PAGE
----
The AT-9 advanced trainer was used to bridge the gap
between single-engine trainers and twin-engine combat aircraft.

Curtiss-Wright AT-9 Jeep "1941"

RoleAdvanced twin-engined trainer
ManufacturerCurtiss-Wright Corporation
First flight1941
Primary usersUnited States Army Air Forces
United States Air Force
Produced1941–1943
Number built792 (including prototype and AT-9A variant)

 

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Curtiss-Wright
AT-9 Jeep "1941"

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Curtiss-Wright
AT-9 Jeep "1941"

The Curtiss-Wright AT-9 Jeep was a twin-engined advanced trainer aircraft used by the United States during World War II to bridge the gap between single-engined trainers and twin-engined combat aircraft. The AT-9 had a low-wing cantilever monoplane configuration, retractable landing gear and was powered by two Lycoming R-680-9 radial engines. Curtiss-Wright anticipated the requirement for this type of “high-performance” aircraft and designed the Curtiss-Wright CW-25, a twin-engined trainer, which possessed the takeoff and landing characteristics of a light bomber. Using the same basic design as the larger Cessna AT-17 Bobcat, the new CW-25 was designed to simulate the demands of multi-engined operations. The design featured a small layout, grouping two Lycoming R-680-9 radial engines forward and using a retractable tailwheel landing gear to achieve the performance necessary to meet the requirements of an advanced trainer. The single CW-25 prototype acquired for evaluation had a welded steel-tube fuselage structure with the wings, fuselage and tail unit fabric-covered.

Design

The first prototype Model 25 flew in 1941 and the production version entered service as the AT-9 in 1942. Named the “Fledgling” by Curtiss-Wright, it commonly became known as the “Jeep” in the United States Army Air Forces (USAAF). The prototype CW-25 had a fabric-covered steel tube fuselage and fabric-covered wings and tail units, but production AT-9s were of stressed metal skin construction.

The AT-9 was purposely designed to be less stable and proved to be difficult to fly or land, which made it particularly suitable for teaching new pilots to cope with the demanding flight characteristics of a new generation of high-performance, multi-engined aircraft such as the Martin B-26 Marauder and Lockheed P-38 Lightning. Comedian George Gobel was a flight instructor at Army air bases in Oklahoma for both the AT-9 and B-26.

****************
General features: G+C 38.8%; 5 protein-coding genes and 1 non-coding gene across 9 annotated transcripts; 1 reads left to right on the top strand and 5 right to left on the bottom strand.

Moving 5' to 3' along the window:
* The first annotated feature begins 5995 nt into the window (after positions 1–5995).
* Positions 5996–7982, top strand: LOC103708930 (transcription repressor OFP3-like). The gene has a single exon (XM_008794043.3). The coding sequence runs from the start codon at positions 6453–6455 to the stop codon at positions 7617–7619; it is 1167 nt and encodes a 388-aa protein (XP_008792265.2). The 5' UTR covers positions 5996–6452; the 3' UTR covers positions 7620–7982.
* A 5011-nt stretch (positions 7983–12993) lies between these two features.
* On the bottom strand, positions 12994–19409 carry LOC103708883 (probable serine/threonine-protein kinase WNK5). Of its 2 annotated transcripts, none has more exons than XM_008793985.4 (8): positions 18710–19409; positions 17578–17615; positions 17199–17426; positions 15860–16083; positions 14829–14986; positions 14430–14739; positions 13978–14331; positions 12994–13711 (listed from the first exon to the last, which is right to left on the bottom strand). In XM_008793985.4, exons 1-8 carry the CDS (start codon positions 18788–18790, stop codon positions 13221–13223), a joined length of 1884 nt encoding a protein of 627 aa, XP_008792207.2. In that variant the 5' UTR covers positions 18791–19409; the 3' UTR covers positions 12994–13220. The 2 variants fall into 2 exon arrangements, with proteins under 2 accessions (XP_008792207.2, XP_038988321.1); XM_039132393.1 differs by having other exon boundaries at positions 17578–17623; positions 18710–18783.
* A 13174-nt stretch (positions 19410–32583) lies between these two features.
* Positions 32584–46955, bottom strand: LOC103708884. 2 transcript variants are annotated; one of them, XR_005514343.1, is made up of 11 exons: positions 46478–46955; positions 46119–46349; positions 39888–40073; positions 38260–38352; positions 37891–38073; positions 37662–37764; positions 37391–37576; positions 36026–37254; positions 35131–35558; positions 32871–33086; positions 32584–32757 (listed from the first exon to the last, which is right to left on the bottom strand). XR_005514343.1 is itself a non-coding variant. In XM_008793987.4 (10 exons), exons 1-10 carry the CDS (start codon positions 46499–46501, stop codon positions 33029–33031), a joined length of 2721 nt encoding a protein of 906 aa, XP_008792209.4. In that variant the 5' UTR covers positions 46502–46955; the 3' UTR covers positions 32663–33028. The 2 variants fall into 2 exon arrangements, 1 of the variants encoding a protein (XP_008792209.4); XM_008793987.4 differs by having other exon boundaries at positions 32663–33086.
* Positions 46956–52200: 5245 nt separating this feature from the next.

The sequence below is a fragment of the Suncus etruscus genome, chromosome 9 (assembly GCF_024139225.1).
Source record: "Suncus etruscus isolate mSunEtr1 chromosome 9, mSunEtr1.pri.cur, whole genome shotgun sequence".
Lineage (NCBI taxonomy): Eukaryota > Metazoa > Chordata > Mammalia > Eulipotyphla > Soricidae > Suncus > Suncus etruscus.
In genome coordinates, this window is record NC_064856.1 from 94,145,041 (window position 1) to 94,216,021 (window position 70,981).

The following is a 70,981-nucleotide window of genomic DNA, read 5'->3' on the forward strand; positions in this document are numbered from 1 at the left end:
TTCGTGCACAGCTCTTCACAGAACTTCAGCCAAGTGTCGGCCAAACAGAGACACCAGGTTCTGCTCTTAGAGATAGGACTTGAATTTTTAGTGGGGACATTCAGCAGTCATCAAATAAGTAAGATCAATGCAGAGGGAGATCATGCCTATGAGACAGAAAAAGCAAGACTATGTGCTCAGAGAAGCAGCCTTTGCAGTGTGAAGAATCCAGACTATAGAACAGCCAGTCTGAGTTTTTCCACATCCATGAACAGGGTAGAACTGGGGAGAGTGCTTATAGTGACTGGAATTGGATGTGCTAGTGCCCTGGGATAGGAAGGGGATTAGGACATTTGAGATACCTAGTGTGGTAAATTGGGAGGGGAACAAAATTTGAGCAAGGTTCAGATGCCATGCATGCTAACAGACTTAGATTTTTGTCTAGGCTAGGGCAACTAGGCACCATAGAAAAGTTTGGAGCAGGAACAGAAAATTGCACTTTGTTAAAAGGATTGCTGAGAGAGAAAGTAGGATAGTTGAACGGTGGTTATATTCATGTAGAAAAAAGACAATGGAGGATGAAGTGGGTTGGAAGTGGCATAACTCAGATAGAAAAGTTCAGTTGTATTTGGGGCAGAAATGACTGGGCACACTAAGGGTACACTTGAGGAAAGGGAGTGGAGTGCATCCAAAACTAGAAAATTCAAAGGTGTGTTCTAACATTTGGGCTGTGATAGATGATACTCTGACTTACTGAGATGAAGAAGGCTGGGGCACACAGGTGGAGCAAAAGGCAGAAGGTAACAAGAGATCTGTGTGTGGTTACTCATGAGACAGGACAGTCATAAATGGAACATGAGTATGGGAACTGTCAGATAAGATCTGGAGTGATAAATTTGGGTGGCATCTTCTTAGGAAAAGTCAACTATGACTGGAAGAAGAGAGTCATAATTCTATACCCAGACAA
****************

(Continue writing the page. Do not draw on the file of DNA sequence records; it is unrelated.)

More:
A total of 491 AT-9s were built before production ended and a new production run of 300 of the generally similar AT-9A commenced.

Because of its difficult flying characteristics the AT-9 was not offered for sale to civilians after the war, although many non-flying examples were given to ground schools for training purposes.

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Curtiss-Wright AT-9 Jeep "1941"

wo AT-9s survive today with one AT-9A on permanent display at the National Museum of the United States Air Force in Dayton, Ohio. This aircraft required extensive restoration, and was the product of the museum staff incorporating two incomplete airframes together, along with parts fabricated on site. While the wreckage of an AT-9A recovered from a crash site in 2003 was turned over to the Pima Air & Space Museum for restoration, the aircraft is incomplete and will require a long and extensive restoration for display

Specifications

  • Crew: 2
  • Length: 31 ft 8 in (9.65 m)
  • Wingspan: 40 ft 4 in (12.29 m)
  • Height: 9 ft 10 in (3.00 m)
  • Empty weight: 4,494 lb (2,038 kg)
  • Gross weight: 6,060 lb (2,749 kg)
  • Powerplant: 2 × Lycoming R-680-9 , 295 hp (220 kW) each
  • Propellers: 2-bladed propellers
  • Maximum speed: 197 mph (317 km/h, 171 kn)
  • Cruise speed: 175 mph (282 km/h, 152 kn)
  • Range: 750 mi (1,210 km, 650 nmi)
  • Service ceiling: 19,000 ft (5,800 m)
  • Time to altitude: 10,000 ft (3,000 m) in 8 minutes 36 seconds

Aircrafttoaal encyclopedia

The AT-9 advanced trainer was used to bridge the gap
between single-engine trainers and twin-engine combat aircraft.